Millard Fillmore: Domestic Affairs
When Zachary Taylor became ill on July 4, 1850, Millard Fillmore knew that the President was dying. When the President finally passed away, Fillmore passed a sleepless night, brooding over what lay ahead. The nation was embroiled in a sectional crisis of the first order, and all eyes would be on the new President. At noon the next day, he took the oath of office in the Capitol and left without giving a speech.
Fillmore's views on the all-encompassing slavery issue were markedly different from his predecessor's, and everyone in Taylor's cabinet knew it. Days before the President's death, Fillmore had bluntly told Taylor that if the Compromise of 1850 came to a vote in the Senate, he would cast his vice presidential tie-breaking vote to pass it if necessary. The cabinet, who had barely spoken to Fillmore up to this point, saw the writing on the wall and unanimously resigned; the new President curtly accepted them all. In days, America was governed by an entirely new order. Fillmore appointed to his cabinet Whigs who shared his pro-Union, procompromise views.
His longtime ally Henry Clay, aged and exhausted, readied himself for a final battle in Congress. At the end of July, not one month since Taylor had helped stall the compromise, Senator Clay introduced a modified omnibus combination of bills that comprised it. Fillmore pressured Congress to consider the original bill rather than the watered-down version. The angry tone of the national debate increased. In Congress, forces for and against slavery fought over every word of the bill. Both sides chipped away at the bill's provisions, and support for it collapsed, much to Fillmore's deep disappointment. Clay, wasted by the struggle, left Washington, D.C.A new player, from the opposing party, entered the fray. Stephen Douglas, age thirty-seven, had headed the committee charged with partitioning new American territories while serving in the House. Elected to the Senate in 1847, he now headed its Committee on Territories.
Instead of fighting one great battle, Douglas would fight five smaller ones. The compromise was reworked into a quintet of bills, with each having just enough support from one section of the country or another to assure passage. One by one, the bills squeaked through Congress. As a result, Texas settled its border dispute with New Mexico and received $10 million from the United States as compensation for conceding territories. California gained statehood as a free state. New Mexico and Utah were granted territorial status, without specifying any policy on slavery for either, affirming the principle of popular sovereignty in deciding the issue (i.e., local determination). The Fugitive Slave Law, which would later provoke rancorous debate, occasioned almost no debate in the Senate or the House and passed with surprising ease. The final bill involved the nation's capital itself. Slave trading, but not slavery itself, became illegal in the District of Columbia. Congress worked well into the fall, in its longest session to date. Fillmore signed the bills, considering their passage a triumph of interparty cooperation that had kept the Union intact.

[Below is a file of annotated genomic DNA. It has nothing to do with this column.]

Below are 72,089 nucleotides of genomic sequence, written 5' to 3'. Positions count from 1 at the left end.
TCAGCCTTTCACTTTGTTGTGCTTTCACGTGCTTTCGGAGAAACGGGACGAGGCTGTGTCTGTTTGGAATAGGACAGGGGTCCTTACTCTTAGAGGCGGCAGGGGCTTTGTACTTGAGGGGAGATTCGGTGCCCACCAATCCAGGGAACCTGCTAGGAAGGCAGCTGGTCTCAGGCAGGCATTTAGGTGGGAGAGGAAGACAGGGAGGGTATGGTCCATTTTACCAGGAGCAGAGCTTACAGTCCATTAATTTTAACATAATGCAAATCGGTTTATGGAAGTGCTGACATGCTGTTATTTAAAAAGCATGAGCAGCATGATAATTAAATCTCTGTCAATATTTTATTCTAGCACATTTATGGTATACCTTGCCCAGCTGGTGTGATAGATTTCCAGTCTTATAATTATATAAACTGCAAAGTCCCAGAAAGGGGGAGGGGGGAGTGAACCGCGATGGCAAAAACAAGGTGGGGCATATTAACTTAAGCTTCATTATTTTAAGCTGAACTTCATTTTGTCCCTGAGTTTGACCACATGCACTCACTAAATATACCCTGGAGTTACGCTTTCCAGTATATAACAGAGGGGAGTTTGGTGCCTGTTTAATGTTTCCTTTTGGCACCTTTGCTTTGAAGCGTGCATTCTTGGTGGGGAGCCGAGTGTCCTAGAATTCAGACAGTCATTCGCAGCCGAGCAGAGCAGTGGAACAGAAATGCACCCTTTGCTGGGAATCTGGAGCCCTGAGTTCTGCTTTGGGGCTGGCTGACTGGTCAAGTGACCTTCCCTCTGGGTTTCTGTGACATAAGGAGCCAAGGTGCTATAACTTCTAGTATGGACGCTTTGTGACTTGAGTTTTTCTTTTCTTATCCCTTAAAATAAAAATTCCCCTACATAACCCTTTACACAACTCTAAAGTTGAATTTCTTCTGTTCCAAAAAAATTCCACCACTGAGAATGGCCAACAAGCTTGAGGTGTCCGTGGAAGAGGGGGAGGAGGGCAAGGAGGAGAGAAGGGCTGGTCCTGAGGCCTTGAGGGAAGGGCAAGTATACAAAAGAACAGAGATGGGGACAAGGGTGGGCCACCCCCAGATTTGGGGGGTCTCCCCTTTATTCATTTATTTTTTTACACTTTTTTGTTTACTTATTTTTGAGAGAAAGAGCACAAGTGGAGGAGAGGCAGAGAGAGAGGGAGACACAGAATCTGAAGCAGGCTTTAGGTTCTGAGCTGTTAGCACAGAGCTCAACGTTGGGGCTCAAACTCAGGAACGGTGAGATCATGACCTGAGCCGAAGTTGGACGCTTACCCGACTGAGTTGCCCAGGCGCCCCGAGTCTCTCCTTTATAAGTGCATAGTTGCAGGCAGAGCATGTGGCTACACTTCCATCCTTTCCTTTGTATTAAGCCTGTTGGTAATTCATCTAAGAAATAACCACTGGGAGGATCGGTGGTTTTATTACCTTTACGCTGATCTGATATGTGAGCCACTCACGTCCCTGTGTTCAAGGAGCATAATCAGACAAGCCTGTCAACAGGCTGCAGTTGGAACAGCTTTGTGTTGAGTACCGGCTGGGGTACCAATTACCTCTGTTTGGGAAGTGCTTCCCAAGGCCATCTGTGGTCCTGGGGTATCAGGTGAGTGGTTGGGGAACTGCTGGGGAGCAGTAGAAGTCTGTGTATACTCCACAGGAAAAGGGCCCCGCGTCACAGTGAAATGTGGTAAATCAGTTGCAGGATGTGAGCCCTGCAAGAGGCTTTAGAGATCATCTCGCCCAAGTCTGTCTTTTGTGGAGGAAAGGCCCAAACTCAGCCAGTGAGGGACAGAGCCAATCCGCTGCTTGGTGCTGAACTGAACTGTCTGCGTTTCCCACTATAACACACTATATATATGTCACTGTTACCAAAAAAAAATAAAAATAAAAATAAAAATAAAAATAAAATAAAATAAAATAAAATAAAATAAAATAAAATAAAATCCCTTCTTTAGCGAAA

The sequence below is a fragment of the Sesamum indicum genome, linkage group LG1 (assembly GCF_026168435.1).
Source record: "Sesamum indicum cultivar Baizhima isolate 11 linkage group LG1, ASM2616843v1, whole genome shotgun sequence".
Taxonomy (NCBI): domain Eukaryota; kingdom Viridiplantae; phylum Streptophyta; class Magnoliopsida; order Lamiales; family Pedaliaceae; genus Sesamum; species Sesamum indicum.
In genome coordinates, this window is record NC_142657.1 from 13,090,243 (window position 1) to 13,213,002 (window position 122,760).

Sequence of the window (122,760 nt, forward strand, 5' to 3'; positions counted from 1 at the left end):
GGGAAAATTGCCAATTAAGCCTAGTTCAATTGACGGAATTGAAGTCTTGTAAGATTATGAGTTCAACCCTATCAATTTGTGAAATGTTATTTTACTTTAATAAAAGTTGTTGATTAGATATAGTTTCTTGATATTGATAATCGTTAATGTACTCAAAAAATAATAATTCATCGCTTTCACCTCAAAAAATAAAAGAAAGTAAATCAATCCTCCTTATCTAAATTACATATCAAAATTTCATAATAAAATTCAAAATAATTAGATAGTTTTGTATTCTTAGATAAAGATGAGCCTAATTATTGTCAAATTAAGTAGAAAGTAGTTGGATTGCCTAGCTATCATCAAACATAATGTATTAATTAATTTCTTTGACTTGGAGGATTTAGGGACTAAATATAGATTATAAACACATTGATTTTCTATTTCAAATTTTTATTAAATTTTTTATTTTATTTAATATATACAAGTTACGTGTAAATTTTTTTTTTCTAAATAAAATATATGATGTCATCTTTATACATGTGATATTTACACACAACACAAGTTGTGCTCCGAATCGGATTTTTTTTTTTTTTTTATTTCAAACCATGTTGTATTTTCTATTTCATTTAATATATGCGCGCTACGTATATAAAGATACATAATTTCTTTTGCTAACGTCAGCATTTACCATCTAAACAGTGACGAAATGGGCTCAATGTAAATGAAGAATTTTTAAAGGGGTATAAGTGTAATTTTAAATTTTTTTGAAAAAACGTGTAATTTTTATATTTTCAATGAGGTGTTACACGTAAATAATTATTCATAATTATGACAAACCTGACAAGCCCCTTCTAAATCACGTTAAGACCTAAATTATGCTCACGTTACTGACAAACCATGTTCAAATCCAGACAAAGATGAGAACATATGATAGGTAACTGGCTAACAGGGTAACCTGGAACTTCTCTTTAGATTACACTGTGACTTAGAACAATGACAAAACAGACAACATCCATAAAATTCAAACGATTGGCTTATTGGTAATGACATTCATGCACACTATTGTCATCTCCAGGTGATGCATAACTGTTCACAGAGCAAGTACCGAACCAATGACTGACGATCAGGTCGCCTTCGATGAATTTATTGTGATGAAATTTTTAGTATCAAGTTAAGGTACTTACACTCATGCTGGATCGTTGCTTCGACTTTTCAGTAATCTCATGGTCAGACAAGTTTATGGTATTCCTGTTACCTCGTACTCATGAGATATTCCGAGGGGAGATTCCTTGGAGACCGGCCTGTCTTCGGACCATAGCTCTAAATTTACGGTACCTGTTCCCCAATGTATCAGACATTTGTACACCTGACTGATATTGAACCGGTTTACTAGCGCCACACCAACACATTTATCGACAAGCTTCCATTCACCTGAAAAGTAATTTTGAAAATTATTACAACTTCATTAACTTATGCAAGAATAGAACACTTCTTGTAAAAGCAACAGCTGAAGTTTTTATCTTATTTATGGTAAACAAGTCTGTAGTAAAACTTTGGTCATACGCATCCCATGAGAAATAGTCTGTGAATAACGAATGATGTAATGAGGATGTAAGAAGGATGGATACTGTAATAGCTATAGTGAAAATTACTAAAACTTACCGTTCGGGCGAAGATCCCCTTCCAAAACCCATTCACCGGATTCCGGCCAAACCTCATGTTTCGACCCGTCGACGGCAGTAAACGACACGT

Many Americans, however, did not see it that way. For those with strong feelings about slavery, the compromise seemed to offer something for everyone to dislike. Northern abolitionists were enraged by the Fugitive Slave Law, and several states subsequently passed laws prohibiting its enforcement. Southern proslavery forces, meanwhile, were dismayed by the restrictions on the practice in California and the District of Columbia. They also doubted the government's commitment to enforce the Fugitive Slave Law.
Fillmore struggled to keep these disparate factions appeased. Responding to Southern pressure and secession threats, he decided to vigorously enforce the Fugitive Slave Law. In 1851, a Maryland man combed Pennsylvania, hunting down runaway slaves that he owned. One of these slaves killed his master when found by him. The incident led Fillmore to support treason charges against over forty persons—both black and white—supposedly connected with the killing. A Supreme Court judge, however, ruled that opposition to the Fugitive Slave Law did not qualify as a treasonous act. Later in his administration, Fillmore sought to enforce the law in his native New York, ordering the apprehension of an escaped slave hiding there. A band of armed abolitionists rescued the slave from authorities, however, and attempts to prosecute any of them failed.
Incidents like these convinced many Northerners that Fillmore was appeasing the South. Antislavery politicians made considerable inroads to power at the state and local levels. To counteract Northern uneasiness, Fillmore ordered General Winfield Scott to strengthen forts in South Carolina to give Southerners second thoughts about possible secession schemes. Meanwhile, legislatures in Northern states passed "personal liberty" laws which forbade state judges to assist slaveholders and extended to blacks the right to trial by jury in these disputes. Unfortunately, by trying to please everyone, Millard Fillmore, it seemed, could please no one. The Whig Party began to fall apart from the strain of all the conflicting points of view on slavery.